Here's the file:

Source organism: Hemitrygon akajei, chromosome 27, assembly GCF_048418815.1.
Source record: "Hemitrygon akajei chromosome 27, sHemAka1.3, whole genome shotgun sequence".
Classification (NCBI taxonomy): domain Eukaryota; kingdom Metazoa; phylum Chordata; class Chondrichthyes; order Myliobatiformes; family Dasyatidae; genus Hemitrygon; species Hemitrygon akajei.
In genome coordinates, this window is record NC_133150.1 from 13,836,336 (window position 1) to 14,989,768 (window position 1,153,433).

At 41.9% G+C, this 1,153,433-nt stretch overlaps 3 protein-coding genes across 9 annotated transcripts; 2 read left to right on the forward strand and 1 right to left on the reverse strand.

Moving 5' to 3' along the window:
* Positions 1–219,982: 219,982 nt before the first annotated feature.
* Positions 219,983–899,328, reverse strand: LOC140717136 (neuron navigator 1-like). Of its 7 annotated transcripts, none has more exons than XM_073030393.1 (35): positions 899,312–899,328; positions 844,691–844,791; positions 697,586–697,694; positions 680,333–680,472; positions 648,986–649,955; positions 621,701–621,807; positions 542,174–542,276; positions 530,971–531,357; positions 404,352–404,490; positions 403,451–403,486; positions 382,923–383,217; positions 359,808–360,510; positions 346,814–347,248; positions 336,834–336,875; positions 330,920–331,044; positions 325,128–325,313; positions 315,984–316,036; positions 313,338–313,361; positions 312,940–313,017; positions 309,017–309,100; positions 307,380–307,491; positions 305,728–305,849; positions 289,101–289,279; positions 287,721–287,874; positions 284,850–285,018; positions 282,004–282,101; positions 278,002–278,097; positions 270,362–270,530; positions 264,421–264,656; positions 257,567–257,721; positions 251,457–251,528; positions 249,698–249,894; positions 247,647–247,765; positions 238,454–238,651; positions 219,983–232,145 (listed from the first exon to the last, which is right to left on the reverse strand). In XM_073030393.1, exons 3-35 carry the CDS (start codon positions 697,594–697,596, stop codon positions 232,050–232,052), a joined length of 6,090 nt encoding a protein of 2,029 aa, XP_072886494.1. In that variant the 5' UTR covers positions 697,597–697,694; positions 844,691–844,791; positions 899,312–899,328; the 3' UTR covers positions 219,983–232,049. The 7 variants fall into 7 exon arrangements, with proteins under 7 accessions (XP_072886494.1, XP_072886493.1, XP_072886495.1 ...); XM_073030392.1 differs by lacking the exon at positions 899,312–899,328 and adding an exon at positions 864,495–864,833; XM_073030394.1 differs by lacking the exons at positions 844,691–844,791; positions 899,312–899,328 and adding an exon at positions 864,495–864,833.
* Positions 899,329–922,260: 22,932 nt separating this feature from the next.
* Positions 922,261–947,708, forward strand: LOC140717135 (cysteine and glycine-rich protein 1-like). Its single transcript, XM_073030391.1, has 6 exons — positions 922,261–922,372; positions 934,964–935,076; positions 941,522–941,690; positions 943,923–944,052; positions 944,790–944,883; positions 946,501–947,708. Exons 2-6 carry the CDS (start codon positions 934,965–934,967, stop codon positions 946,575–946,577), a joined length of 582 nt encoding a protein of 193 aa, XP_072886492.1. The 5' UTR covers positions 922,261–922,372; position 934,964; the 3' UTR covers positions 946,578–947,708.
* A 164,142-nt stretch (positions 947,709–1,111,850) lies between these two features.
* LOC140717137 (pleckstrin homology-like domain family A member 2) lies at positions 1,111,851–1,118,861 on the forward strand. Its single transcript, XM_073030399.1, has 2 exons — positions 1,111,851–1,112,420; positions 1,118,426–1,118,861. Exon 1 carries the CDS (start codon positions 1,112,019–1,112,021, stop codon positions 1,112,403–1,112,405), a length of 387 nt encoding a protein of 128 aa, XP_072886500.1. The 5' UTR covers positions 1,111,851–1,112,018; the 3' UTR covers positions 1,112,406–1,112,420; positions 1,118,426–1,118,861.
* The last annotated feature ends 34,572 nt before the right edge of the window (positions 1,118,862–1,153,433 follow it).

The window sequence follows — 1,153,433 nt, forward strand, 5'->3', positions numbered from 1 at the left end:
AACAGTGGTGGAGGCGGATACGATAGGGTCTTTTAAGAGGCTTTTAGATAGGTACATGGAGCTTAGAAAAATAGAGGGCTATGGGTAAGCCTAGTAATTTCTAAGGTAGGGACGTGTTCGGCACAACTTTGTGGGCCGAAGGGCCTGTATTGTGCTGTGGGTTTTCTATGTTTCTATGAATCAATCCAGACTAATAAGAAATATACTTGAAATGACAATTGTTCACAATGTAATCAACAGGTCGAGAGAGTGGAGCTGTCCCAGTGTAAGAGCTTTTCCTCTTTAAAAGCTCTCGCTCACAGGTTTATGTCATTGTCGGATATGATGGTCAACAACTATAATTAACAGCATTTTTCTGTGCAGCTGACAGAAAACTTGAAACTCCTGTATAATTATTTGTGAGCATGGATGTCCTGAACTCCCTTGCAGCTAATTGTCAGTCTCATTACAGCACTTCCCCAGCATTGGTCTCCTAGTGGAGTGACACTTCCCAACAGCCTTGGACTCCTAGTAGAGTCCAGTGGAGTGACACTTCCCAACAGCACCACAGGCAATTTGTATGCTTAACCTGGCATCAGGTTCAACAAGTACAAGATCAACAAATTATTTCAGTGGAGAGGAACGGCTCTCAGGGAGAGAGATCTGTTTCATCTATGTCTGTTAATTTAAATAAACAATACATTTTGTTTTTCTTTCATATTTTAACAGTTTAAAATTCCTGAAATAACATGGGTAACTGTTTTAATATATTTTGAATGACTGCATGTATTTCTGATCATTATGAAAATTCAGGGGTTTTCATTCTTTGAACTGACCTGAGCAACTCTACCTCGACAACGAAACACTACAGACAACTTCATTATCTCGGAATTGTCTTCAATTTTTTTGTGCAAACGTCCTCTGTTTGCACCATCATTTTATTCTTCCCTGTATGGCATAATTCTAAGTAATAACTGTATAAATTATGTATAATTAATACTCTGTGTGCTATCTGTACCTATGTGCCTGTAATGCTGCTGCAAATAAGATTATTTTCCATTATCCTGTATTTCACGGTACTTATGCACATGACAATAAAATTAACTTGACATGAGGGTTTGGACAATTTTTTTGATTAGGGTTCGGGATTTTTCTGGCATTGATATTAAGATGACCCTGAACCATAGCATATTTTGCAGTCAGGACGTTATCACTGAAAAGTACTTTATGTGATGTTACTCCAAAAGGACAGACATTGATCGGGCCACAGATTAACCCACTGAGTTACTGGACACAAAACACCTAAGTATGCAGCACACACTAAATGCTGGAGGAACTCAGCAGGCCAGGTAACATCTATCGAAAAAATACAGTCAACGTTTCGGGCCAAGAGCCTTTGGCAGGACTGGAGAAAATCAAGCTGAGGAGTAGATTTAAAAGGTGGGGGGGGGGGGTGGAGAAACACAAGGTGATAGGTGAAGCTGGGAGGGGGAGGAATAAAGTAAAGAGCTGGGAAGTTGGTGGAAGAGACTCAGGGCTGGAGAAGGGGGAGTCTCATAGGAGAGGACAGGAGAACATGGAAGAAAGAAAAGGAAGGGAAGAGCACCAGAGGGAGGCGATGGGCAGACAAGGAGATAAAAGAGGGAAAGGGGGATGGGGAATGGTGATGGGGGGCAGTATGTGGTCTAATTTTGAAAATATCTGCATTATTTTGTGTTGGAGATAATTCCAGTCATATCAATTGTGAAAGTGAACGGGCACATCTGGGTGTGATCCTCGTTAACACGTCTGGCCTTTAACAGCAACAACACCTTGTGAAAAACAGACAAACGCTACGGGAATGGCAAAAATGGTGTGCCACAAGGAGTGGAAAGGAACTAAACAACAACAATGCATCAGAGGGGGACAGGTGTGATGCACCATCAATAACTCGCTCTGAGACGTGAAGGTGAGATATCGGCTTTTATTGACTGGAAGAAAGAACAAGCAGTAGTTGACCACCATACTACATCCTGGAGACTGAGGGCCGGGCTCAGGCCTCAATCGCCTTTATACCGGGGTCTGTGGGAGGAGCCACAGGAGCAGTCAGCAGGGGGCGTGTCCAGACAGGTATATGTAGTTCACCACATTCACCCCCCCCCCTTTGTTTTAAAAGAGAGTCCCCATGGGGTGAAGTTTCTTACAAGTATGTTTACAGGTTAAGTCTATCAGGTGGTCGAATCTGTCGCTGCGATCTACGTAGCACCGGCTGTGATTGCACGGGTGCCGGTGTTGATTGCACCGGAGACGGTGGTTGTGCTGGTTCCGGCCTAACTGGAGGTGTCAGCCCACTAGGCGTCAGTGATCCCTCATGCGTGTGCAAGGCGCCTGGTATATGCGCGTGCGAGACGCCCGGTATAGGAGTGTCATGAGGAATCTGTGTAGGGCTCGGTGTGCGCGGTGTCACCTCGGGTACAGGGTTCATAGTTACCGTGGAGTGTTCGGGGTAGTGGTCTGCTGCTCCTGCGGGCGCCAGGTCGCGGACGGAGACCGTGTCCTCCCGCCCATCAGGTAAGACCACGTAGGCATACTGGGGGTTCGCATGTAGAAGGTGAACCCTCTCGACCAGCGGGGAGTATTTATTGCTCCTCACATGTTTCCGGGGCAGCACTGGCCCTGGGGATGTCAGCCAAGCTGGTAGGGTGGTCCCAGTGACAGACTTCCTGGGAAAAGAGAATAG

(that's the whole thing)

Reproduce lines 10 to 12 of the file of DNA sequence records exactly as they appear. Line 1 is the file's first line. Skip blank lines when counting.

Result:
* Positions 922,261–947,708, forward strand: LOC140717135 (cysteine and glycine-rich protein 1-like). Its single transcript, XM_073030391.1, has 6 exons — positions 922,261–922,372; positions 934,964–935,076; positions 941,522–941,690; positions 943,923–944,052; positions 944,790–944,883; positions 946,501–947,708. Exons 2-6 carry the CDS (start codon positions 934,965–934,967, stop codon positions 946,575–946,577), a joined length of 582 nt encoding a protein of 193 aa, XP_072886492.1. The 5' UTR covers positions 922,261–922,372; position 934,964; the 3' UTR covers positions 946,578–947,708.
* A 164,142-nt stretch (positions 947,709–1,111,850) lies between these two features.
* LOC140717137 (pleckstrin homology-like domain family A member 2) lies at positions 1,111,851–1,118,861 on the forward strand. Its single transcript, XM_073030399.1, has 2 exons — positions 1,111,851–1,112,420; positions 1,118,426–1,118,861. Exon 1 carries the CDS (start codon positions 1,112,019–1,112,021, stop codon positions 1,112,403–1,112,405), a length of 387 nt encoding a protein of 128 aa, XP_072886500.1. The 5' UTR covers positions 1,111,851–1,112,018; the 3' UTR covers positions 1,112,406–1,112,420; positions 1,118,426–1,118,861.